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Thanks Antti. No this straight, unadulterated DFT using dscf/grad. Might have to switch to ridft+rdgrad though if I would want to look at even larger particles.


Thanks a lot for the update Martijn, this was interesting information. Are you using ridft+rdgrad for your calculations?

Thanks Antti & Marek, I did some testing using smaller basis-sets to speed up calculations:


B3LYP+D3(BJ)/def-SV(P)/scfconv=7/m5 -> geometry optimisation converges without problems.
B3LYP+D3(BJ)/def2-SVP/scfconv=7/m5 -> geometry optimisation does not converge. Gradient get stuck. Trust radius shrinks to zero.

This made me wonder if there was an issue with the integral screening tolerance, also because that changes with the basis-set size, so I manual set $scftol to 1E-16:

B3LYP+D3(BJ)/def2-SVP/scfconv=7/m5/scftol=1E-16 -> geometry optimisation does not converge. Gradient get stuck. Trust radius shrinks to zero.

In a last ditch attempt, I increased the SCF tolerance from 7 to 8:

B3LYP+D3(BJ)/def2-SVP/scfconv=8/m5/scftol=1E-16 -> geometry optimisation converges without problems.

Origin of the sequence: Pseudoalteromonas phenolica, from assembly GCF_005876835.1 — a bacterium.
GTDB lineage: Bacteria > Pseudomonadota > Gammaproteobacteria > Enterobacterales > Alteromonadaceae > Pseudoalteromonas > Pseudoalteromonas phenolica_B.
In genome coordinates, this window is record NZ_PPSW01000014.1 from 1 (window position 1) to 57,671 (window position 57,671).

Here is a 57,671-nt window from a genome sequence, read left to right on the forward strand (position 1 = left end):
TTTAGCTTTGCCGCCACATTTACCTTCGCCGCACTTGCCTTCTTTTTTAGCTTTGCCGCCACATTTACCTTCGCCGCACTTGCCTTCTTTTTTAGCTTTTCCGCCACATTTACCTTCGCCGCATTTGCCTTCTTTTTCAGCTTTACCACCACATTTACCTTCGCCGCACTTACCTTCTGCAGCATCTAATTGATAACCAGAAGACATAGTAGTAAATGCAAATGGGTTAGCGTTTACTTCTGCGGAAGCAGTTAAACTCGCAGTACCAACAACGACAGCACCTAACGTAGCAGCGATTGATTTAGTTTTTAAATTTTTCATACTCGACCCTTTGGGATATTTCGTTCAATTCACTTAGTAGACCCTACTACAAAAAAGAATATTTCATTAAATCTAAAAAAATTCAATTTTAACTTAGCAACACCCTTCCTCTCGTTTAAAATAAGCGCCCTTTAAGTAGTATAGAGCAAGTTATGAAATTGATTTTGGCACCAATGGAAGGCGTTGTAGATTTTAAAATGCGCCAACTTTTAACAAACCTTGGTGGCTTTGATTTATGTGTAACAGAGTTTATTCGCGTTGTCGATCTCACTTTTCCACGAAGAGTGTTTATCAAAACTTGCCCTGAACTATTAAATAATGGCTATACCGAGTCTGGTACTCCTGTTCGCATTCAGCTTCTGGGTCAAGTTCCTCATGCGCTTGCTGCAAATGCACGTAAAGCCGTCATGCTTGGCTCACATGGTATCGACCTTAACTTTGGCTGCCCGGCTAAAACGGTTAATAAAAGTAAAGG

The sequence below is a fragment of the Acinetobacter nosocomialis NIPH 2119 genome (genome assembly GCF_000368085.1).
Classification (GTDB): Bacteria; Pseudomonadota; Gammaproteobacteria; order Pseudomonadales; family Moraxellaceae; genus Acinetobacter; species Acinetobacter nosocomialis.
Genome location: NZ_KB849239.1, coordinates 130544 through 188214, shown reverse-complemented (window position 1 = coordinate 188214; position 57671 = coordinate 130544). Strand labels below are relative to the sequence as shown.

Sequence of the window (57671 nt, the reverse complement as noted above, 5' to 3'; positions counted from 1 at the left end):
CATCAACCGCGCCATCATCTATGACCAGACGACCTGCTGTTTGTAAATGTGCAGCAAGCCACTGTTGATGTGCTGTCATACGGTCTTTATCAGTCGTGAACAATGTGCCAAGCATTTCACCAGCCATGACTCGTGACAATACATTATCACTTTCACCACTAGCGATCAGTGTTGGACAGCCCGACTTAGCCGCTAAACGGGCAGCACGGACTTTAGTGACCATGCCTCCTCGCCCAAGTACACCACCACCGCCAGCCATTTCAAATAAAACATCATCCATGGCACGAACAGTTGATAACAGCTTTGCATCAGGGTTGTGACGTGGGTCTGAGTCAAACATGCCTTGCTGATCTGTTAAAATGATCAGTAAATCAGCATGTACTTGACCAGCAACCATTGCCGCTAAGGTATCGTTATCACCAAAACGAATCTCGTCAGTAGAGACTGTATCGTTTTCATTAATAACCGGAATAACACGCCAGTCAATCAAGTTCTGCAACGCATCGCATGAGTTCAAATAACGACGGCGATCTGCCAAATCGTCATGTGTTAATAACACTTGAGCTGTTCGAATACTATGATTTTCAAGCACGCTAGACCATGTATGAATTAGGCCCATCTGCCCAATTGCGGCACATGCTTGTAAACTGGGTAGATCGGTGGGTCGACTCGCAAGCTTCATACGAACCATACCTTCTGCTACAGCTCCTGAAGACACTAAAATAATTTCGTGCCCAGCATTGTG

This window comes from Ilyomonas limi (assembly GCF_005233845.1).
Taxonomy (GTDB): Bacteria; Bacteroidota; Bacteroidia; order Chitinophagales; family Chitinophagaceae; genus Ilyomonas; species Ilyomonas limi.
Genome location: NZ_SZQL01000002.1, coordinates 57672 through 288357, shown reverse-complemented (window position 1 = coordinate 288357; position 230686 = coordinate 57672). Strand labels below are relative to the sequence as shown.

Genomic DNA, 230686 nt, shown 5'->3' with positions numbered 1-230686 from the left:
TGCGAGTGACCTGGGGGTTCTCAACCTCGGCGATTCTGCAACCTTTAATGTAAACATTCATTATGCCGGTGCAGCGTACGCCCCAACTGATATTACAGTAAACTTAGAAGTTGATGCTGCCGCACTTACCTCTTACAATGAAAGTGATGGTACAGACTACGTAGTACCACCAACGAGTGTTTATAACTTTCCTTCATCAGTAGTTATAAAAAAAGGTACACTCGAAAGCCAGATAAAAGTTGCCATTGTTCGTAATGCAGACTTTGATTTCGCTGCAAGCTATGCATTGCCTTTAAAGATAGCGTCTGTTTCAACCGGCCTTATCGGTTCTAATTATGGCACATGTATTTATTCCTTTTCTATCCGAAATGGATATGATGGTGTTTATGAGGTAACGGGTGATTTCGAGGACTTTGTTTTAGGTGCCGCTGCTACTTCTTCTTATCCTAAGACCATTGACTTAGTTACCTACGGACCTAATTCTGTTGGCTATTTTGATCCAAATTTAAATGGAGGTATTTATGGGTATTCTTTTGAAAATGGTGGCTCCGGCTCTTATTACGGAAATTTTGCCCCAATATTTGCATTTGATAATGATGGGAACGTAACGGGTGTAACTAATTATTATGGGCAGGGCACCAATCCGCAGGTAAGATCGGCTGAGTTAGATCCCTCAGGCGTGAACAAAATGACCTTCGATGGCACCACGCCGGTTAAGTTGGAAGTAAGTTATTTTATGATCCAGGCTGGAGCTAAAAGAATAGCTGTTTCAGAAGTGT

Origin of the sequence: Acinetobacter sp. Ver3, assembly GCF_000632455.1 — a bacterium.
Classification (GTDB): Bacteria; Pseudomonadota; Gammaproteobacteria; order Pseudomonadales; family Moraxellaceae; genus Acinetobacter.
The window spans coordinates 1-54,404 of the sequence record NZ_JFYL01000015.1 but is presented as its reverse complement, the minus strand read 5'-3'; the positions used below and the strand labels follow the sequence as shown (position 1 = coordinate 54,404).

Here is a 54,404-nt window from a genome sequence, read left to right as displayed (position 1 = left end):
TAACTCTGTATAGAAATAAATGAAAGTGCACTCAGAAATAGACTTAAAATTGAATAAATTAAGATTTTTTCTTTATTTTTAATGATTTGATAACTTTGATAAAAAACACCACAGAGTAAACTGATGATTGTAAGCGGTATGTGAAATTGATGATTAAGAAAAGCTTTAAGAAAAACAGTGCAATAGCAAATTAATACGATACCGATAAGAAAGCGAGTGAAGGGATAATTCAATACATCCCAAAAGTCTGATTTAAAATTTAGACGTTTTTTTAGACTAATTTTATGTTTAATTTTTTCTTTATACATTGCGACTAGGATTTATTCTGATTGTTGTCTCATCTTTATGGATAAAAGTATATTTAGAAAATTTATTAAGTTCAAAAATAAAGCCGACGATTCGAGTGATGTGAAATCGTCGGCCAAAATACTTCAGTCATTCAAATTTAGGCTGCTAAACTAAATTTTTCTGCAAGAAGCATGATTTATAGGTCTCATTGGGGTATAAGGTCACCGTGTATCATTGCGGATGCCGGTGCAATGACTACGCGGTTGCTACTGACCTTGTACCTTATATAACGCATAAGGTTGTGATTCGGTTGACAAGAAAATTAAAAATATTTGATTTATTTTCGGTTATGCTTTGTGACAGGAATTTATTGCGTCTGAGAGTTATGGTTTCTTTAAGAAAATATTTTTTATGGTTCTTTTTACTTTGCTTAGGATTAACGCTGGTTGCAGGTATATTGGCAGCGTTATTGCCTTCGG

For smaller particles scfconv 7 or even 6 works fine in terms of geometry optimisation. The effect of changing the scf tolerance on SCF energies of the large particles is negligible:

B3LYP+D3(BJ)/def2-SVP/scfconv=7/m5/scftol=1E-16 -> SCF energy =   -29733.7250655300   |dE/dxyz| =  0.119037
B3LYP+D3(BJ)/def2-SVP/scfconv=8/m5/scftol=1E-16 -> SCF energy =   -29733.7250703000   |dE/dxyz| =  0.036580

but the gradient for this large particles is clearly very sensitive to the scf tolerance value. Much more sensitive than i expected.

I'll now try to repeat the def2-TZVPP calculation using scfconv=8.


Escf and Egrad / unreliable spectra with radless
« Last post by hd1055 on November 18, 2020, 11:30:25 AM »
Dear Turbomole-Team,

We have recently used Turbomole7.4 in our group in order to generate absorption and emission spectra. For that, we have applied the following procedure: